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HDTV TECH

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Mike Kahn Posted: Feb 26, 2008 Published: Jan 26, 2008 0 comments
Your tax dollars at work.

Nestled deep within the corridors of the sprawling NIST (the National Institute of Standards) campus lives the Flat Panel Display Lab. This special facility is dedicated to the development and implementation of metrology, or the measuring methodology, for flat-panel displays. Founded in 1992 and located in Boulder, Colorado, the lab's scientists have created a comprehensive and robust set of measurement methods for accurately evaluating the quality and accuracy of displays.

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Gary Merson Posted: Nov 15, 2007 0 comments
The 2007 HDTVs

This time last year, we tested 61 2006 HDTVs to learn how they process all the detail contained within 1080i, the most common high-definition broadcast format. It's the highest resolution format the majority of HD broadcasters and cable channels use, including CBS, NBC, CW, HBO, and Showtime. The results of our 2006 tests were quite disappointing; less than half of the HDTVs were able to properly process the interlaced broadcast signal to the TV's native, progressive resolution. This year, we have expanded our testing to include 74 HDTVs that range from 19 to 67 inches. We have added a new test for 1080p displays to judge their resolution with motion as compared to their stationary resolution. This test illustrates how all HDTVs lower the amount of detail you can see when the camera is panning or where there is action in a scene, such as on a football field. More on this later.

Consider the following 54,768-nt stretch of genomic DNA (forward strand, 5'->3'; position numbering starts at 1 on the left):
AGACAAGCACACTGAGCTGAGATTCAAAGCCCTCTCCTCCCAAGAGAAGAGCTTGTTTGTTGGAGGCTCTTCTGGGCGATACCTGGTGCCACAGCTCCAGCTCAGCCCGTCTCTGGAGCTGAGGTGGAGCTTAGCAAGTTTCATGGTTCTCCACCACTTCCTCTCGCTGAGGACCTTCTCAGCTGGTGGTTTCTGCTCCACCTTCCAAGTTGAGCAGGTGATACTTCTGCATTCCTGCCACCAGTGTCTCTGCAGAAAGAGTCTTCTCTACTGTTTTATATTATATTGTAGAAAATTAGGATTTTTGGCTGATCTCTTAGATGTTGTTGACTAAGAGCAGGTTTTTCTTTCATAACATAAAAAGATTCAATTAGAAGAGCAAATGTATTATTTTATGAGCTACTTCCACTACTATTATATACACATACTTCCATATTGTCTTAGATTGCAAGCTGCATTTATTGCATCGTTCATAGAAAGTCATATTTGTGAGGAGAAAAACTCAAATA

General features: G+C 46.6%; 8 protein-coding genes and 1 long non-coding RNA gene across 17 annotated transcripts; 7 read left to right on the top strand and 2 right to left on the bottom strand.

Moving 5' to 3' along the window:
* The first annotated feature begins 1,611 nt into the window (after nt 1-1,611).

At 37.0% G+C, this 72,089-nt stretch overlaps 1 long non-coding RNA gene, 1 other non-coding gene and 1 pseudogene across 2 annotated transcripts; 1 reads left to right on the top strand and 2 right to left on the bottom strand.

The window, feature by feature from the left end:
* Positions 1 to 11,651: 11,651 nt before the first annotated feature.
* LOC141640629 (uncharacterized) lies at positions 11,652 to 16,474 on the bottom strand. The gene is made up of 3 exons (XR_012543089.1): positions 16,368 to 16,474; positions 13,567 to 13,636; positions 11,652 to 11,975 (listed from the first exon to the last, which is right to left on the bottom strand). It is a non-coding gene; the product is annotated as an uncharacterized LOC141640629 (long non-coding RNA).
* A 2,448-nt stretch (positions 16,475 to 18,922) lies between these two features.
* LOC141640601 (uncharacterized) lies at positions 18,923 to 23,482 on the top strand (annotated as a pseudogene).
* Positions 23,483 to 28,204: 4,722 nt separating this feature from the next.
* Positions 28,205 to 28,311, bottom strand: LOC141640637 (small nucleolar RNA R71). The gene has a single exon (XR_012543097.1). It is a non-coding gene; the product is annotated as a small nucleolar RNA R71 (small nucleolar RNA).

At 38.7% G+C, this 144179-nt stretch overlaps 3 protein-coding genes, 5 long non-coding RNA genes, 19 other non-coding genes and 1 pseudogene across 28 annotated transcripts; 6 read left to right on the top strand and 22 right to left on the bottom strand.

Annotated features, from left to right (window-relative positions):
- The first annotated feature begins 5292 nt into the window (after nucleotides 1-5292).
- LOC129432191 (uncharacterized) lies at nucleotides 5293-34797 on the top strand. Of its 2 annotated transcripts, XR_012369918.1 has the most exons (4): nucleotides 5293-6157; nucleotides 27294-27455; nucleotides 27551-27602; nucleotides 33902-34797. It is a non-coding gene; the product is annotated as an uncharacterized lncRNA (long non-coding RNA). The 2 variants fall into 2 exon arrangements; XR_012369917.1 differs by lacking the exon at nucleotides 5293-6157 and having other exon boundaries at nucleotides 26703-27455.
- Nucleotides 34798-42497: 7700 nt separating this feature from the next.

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Adrienne Maxwell Posted: Nov 11, 2007 0 comments
How to set up your TV to look its best.
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Geoffrey Morrison Posted: Aug 13, 2007 Published: Jul 13, 2007 0 comments
The bad, the ugly, and the 120 hertz.

I have long been a complainer about motion blur with LCDs. It drives me crazy. I have gotten a lot of flack over the years for this, which I really couldn't care less about. (You don't see me making fun of your issues, do you?) I would just like to point this out: Why, if I weren't the only one who hated motion blur with LCDs, would nearly every LCD manufacturer come to market with 120-hertz LCD panels that claim to eliminate motion blur (a problem that they, surprisingly, haven't mentioned before)? Before I rub it in and say, "I told you so," let's look at what causes motion blur, why it may or may not be a big deal, and how a 120-Hz refresh rate can help solve the problem for LCDs.

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Barb Gonzalez Posted: Aug 13, 2007 Published: Jul 13, 2007 0 comments
This year's TVs are incorporating ease-of-use features.